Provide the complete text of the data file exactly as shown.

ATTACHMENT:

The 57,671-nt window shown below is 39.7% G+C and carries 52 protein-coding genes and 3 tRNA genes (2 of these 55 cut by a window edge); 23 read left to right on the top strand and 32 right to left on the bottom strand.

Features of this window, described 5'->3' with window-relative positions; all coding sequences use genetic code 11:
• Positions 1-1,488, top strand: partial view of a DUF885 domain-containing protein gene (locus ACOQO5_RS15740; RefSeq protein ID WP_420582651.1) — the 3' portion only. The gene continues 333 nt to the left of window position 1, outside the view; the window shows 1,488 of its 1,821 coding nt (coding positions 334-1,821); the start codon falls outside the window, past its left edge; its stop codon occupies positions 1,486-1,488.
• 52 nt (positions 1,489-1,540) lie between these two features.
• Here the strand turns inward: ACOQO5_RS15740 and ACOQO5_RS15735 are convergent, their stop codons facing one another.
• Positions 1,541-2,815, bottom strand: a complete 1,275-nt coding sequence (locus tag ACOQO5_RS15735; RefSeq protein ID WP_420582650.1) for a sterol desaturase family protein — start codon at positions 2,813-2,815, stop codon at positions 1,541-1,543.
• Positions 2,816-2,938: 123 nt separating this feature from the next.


The 57,671-nt window shown below is 39.7% G+C and carries 52 protein-coding genes and 3 tRNA genes (2 of these 55 cut by a window edge); 23 read left to right on the top strand and 32 right to left on the bottom strand.

Features of this window, described 5'->3' with window-relative positions; all coding sequences use genetic code 11:
• Positions 1-1,488, top strand: partial view of a DUF885 domain-containing protein gene (locus ACOQO5_RS15740; RefSeq protein ID WP_420582651.1) — the 3' portion only. The gene continues 333 nt to the left of window position 1, outside the view; the window shows 1,488 of its 1,821 coding nt (coding positions 334-1,821); the start codon falls outside the window, past its left edge; its stop codon occupies positions 1,486-1,488.
• 52 nt (positions 1,489-1,540) lie between these two features.
• Here the strand turns inward: ACOQO5_RS15740 and ACOQO5_RS15735 are convergent, their stop codons facing one another.
• Positions 1,541-2,815, bottom strand: a complete 1,275-nt coding sequence (locus tag ACOQO5_RS15735; RefSeq protein ID WP_420582650.1) for a sterol desaturase family protein — start codon at positions 2,813-2,815, stop codon at positions 1,541-1,543.
• Positions 2,816-2,938: 123 nt separating this feature from the next.